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31 July 2010 @ 11:08 pm
Disney Movies: #26 The Great Mouse Detective (1986)  
Entry #10 in the 'Watch all the Classic Disney (Animated) Movies' Challenge

Previous movies:
The Adventures of Ichabod and Mr. Toad (1949)
Peter Pan (1953)
One Hundred and One Dalmatians (1961)
The Sword in the Stone (1963)
The Fox and the Hound (1981)
The Black Cauldron (1985)
Mulan (1998)
Tarzan (1999)
Brother Bear (2003)

The Great Mouse Detective

Apparently, this movie is based upon a kids' book.  Who knew?  (Basil of Baker Street, if you too have wondered.)  I had always assumed that Disney wanted to make a Sherlock Holmes film, ran into copyright trouble, and made this film as a 'tribute' instead.  Shows what I know!

After her father is kidnapped by a peg-legged bat, Olivia Flaversham seeks out Basil of Baker Street, the greatest detective of the mouse world.  (Mice world?)  She is aided by Dr. David Dawson, but narcissistic Basil is initially uninterested in helping the child find her parent.  It is only after she describes the kidnapper that Basil links the crime to his arch-nemesis, the evil Ratigan, and agrees to take her case.  With the aid of Toby, a bloodhound that also acts as Basil's transportation about London, the trio track the bat Fidget to a toy store.  He escapes, taking Olivia with him, but Basil and Dr. Dawson have all the clues they need to track down Ratigan's lair, unravel his evil plans and save the Flavershams and the Queen of England.  It's all in a day's work for the world's greatest (mouse) detective!

I've been trying to remember if I've seen this movie before.  I know that I've seen clips and bits of it on TV over the years, but I honestly can't recall sitting through the entire film.  Watching it now, I was struck by how dark The Great Mouse Detective is.  I'm not just talking about the color palette, but that's certainly a place to start.  Set in London at the very end of the 19th century, the movie uses dark, muted colors and heavy shadows.   It shows a London of fog and grit, where danger can lurk around every corner.  Then we have the list of 'kid taboos' that appear in the movie: Basil brandishes a gun, a mouse gets drunk, the drunk mouse is murdered barely off-screen, Basil smokes, Dr. Watson gets drunk/drugged at a bar, a female mouse removes articles of clothing while singing "Let Me Be Good To You" and so on and so on.  None of this particularly bothered me, and it certainly wouldn't keep me from letting a kid watch the movie, but I was surprised so many of these elements appeared in one of Disney's 'cute animal' stories.  These are straight from the stories about Sherlock Holmes, though, so is it any surprise?  Not really.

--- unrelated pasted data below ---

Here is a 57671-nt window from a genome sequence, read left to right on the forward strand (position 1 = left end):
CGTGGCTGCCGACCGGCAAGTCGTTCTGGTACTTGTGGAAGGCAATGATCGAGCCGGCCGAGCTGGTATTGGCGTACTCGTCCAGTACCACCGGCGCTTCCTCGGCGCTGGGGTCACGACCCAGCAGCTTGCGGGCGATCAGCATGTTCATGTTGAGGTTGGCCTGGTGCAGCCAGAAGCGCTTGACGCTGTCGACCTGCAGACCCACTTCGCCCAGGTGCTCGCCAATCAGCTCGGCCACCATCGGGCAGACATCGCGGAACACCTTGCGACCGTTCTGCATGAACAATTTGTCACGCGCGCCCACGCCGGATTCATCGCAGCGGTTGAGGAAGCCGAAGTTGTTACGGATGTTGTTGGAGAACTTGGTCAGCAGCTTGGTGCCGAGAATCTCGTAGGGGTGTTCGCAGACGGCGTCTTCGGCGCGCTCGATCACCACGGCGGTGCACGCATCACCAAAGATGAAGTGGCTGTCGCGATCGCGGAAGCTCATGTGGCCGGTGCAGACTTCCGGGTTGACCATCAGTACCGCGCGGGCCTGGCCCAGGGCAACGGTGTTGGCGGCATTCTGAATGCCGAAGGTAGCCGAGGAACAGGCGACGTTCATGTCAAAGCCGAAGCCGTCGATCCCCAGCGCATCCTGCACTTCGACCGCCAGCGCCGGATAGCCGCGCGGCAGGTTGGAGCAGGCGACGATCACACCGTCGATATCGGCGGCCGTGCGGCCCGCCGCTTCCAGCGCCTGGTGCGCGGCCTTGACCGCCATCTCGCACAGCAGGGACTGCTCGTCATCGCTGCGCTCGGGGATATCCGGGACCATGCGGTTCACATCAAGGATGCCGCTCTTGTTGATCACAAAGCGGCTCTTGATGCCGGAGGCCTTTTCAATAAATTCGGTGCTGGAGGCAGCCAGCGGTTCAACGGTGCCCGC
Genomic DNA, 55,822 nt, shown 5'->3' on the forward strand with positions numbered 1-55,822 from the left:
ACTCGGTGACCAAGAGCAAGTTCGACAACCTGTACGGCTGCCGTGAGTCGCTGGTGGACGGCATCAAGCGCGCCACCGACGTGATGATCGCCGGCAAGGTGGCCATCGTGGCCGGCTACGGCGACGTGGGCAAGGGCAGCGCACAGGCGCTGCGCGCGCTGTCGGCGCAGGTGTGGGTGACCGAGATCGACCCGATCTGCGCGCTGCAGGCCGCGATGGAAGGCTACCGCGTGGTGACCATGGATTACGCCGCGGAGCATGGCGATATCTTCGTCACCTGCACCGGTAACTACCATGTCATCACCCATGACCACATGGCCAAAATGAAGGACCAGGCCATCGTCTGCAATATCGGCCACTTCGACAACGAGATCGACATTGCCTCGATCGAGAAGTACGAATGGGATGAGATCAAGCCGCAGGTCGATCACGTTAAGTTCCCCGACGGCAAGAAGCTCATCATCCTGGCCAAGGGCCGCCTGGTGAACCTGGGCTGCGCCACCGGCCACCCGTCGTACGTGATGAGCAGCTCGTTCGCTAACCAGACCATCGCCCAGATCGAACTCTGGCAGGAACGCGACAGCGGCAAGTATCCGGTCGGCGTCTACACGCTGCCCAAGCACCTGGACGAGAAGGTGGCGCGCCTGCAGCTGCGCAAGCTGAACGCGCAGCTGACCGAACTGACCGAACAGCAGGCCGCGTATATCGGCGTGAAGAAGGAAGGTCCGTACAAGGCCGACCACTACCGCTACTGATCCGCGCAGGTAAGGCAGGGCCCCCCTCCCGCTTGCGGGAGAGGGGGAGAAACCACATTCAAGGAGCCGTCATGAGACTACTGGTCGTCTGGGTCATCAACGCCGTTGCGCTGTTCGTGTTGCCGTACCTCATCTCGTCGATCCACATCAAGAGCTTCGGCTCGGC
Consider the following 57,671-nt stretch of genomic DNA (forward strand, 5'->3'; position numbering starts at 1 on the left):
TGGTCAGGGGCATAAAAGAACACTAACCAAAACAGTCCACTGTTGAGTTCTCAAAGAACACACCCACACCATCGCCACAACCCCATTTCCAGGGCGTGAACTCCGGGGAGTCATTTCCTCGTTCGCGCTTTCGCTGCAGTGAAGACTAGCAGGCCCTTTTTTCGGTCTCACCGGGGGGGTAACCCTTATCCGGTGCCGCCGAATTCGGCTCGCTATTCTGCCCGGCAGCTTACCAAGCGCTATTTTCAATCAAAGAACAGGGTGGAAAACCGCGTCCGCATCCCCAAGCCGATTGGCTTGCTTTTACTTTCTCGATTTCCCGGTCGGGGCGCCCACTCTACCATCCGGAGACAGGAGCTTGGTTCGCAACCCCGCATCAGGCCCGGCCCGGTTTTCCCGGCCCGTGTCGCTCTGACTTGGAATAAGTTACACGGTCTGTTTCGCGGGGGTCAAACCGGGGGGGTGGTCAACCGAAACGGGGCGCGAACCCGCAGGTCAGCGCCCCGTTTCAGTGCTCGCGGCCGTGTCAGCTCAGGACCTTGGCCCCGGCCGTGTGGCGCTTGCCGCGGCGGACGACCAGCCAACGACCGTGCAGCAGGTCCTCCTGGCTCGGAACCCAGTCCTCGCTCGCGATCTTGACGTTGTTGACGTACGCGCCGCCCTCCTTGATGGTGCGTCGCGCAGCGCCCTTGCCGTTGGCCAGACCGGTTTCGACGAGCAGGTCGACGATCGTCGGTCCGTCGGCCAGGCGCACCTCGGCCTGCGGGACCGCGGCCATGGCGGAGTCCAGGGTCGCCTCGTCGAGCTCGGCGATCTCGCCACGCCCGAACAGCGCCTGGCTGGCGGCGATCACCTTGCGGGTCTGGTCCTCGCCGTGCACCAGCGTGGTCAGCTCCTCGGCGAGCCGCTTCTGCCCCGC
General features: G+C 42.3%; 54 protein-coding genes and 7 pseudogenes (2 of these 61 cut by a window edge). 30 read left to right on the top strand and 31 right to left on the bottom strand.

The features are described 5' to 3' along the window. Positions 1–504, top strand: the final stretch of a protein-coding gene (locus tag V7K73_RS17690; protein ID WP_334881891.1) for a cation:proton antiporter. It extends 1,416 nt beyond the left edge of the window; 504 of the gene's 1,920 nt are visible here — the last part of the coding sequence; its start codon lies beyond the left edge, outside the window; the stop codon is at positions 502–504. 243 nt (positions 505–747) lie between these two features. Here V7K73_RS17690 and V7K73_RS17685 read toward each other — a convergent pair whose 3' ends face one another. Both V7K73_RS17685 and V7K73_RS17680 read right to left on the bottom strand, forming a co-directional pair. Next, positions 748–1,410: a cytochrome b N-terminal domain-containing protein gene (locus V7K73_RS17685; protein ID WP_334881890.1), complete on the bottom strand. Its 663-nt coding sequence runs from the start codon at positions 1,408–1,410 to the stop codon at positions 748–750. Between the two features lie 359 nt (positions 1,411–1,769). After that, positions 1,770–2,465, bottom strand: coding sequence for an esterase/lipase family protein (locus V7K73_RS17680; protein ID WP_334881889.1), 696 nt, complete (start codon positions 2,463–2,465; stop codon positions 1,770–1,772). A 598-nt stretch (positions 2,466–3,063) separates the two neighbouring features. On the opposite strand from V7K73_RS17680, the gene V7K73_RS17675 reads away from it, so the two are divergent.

Basil Rathbone's performances as Sherlock Holmes were a huge, obvious inspiration to the storytellers.  Basil's named for the actor, and most of his mannerisms hearken back to Rathbone, too.  Vincent Price has a funny (and extremely hammy) performance as the villain Ratigan.

There was a scene in which Basil and Dr. Watson put on disguises and go to a bar, and watch a singer perform her act upon a stage while Watson gets buzzed on a drugged drink.  It's kind of a pointless scene, in that it doesn't really do much to move the plot forward.  It's pretty much there, near as I can tell, to give the storytellers a chance to put another song into the movie.  (There are only three songs in the entire film, and two are practically background music.  It's unusual for musical-friendly Disney.)  Save for this particular scene, the movie flows pretty smoothly and quickly.

I was not especially fond of The Great Mouse Detective, but that was for very personal reasons, namely a complete lack of interest in Sherlock Holmes and the Holmesian style of mystery tale.  I've never cared for it.  It's a pretty good movie, in spite of that.

7/10 stars